: The Working Of Steel

It is considered good practice to quench alloy steels from the pot,

especially if the case is of any appreciable depth. The texture

of carbon steel will be weakened by the prolonged high heat of

carburizing, so that if we need a tough core, we must reheat it

above its critical range, which is about 1,600 deg.F. for soft steel,

but lower for manganese and nickel steels. Quenching is done in

either water, oil, or air, de
ending upon the results desired.

The steel is then very carefully reheated to refine the case, the

temperature varying from 1,350 to 1,450 deg.F., depending on whether

the material is an alloy or a simple steel, and quenched in either

water or oil.

There are many possibilities yet to be developed with the carburizing

of alloy steels, which can produce a very tough, tenacious austenitic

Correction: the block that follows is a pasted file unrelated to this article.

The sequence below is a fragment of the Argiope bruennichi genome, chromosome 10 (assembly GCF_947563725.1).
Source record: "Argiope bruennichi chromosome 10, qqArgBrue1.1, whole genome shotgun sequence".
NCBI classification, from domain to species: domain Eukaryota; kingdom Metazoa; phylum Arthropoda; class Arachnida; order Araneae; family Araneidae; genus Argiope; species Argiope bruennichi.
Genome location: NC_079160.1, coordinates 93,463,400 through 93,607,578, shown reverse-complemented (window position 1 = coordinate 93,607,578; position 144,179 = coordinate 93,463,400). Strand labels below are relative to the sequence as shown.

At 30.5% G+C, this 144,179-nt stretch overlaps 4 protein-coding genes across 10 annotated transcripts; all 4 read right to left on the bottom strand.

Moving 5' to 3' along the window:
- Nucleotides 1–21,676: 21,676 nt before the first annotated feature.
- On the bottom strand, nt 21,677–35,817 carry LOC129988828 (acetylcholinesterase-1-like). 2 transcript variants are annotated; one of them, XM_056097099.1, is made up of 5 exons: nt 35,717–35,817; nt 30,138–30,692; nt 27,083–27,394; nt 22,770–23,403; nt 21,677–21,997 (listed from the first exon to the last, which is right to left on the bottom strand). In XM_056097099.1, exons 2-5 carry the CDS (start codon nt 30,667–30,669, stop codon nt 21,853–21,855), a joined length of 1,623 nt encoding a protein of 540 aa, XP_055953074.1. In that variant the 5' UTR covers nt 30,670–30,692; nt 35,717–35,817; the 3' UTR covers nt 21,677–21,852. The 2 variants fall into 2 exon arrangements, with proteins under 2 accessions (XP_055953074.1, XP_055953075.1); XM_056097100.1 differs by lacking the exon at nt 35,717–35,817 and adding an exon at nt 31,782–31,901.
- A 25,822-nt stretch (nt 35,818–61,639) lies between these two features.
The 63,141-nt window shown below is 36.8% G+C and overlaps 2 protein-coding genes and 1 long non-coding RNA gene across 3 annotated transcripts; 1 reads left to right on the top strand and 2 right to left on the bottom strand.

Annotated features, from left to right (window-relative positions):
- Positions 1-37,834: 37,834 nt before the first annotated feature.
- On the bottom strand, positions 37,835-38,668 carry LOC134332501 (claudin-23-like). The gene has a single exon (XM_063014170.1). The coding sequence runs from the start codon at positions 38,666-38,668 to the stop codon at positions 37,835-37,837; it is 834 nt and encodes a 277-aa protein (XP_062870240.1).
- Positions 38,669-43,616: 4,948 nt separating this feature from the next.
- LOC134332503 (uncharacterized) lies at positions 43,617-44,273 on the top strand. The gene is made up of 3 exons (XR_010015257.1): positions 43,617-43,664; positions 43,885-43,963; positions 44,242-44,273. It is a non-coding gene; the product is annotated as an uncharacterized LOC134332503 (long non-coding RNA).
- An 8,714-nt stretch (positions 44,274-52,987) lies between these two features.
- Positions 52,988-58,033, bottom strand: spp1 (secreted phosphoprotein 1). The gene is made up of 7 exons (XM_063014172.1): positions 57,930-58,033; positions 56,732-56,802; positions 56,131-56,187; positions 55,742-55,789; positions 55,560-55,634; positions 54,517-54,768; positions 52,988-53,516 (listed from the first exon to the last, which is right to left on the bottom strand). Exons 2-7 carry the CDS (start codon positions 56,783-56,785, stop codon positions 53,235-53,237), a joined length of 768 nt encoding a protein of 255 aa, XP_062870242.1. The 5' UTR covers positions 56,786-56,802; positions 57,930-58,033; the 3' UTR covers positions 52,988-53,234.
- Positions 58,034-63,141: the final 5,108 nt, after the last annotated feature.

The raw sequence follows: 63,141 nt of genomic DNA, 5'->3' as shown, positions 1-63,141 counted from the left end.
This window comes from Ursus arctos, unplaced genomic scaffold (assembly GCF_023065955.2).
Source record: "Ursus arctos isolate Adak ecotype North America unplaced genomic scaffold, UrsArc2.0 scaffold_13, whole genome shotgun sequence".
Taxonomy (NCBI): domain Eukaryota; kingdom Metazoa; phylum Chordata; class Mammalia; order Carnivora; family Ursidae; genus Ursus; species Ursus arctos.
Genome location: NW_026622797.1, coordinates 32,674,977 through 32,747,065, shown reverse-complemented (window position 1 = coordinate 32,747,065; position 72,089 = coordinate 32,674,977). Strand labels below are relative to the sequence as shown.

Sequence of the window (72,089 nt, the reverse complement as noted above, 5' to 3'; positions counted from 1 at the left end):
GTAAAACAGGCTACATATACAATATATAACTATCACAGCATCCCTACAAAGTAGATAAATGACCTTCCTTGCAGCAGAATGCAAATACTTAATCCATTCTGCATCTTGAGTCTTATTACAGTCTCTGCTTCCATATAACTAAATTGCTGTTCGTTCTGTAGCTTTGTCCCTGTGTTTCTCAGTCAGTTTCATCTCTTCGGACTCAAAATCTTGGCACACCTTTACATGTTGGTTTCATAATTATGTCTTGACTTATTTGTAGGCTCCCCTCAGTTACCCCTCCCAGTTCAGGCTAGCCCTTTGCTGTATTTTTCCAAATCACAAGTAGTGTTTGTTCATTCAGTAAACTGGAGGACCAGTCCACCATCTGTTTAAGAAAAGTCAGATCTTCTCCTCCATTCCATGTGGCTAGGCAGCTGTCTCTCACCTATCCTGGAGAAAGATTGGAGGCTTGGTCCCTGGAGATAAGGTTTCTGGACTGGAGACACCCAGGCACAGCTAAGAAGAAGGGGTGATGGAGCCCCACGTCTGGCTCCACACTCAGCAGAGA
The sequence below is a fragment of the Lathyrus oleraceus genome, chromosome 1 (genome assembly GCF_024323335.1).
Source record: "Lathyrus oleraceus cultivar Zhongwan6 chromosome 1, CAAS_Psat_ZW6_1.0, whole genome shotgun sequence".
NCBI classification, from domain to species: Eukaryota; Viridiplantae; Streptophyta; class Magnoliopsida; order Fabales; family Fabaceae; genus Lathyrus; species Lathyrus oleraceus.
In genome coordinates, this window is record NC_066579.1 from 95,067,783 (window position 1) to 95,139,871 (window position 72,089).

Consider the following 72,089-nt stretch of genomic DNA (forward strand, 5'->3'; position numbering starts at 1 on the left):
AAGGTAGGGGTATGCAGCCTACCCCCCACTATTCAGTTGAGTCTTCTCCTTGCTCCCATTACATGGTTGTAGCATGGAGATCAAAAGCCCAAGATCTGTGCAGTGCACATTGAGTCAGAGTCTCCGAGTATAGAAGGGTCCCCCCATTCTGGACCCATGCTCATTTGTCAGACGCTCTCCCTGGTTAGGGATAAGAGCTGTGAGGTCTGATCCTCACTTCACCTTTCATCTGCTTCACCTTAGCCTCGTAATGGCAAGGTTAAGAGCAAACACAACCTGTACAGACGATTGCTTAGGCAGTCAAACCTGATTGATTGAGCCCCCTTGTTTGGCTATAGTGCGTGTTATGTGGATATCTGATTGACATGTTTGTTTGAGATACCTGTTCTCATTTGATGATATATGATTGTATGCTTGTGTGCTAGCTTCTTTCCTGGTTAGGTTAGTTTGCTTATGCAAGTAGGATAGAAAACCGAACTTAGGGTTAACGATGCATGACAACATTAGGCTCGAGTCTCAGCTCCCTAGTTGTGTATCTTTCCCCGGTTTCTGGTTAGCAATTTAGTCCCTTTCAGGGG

case which becomes hard on cooling in air, and still retains a

soft, pearlitic core. An austenitic case is not necessarily file

hard, but has a very great resistance to abrasive wear.

The more carbon a steel has to begin with the more slowly will it

absorb carbon and the lower the temperature required. Low-carbon

steel of from 15 to 20 points is generally used and the carbon

brought up to 80 or 85 points. Tool steels may be carbonized as

high as 250 points.

In addition to the carburizing materials given, a mixture of 40

per cent of barium carbonate and 60 per cent charcoal gives much

faster penetration than charcoal, bone or leather. The penetration

of this mixture on ordinary low-carbon steel is shown in Fig. 32,

over a range of from 2 to 12 hr.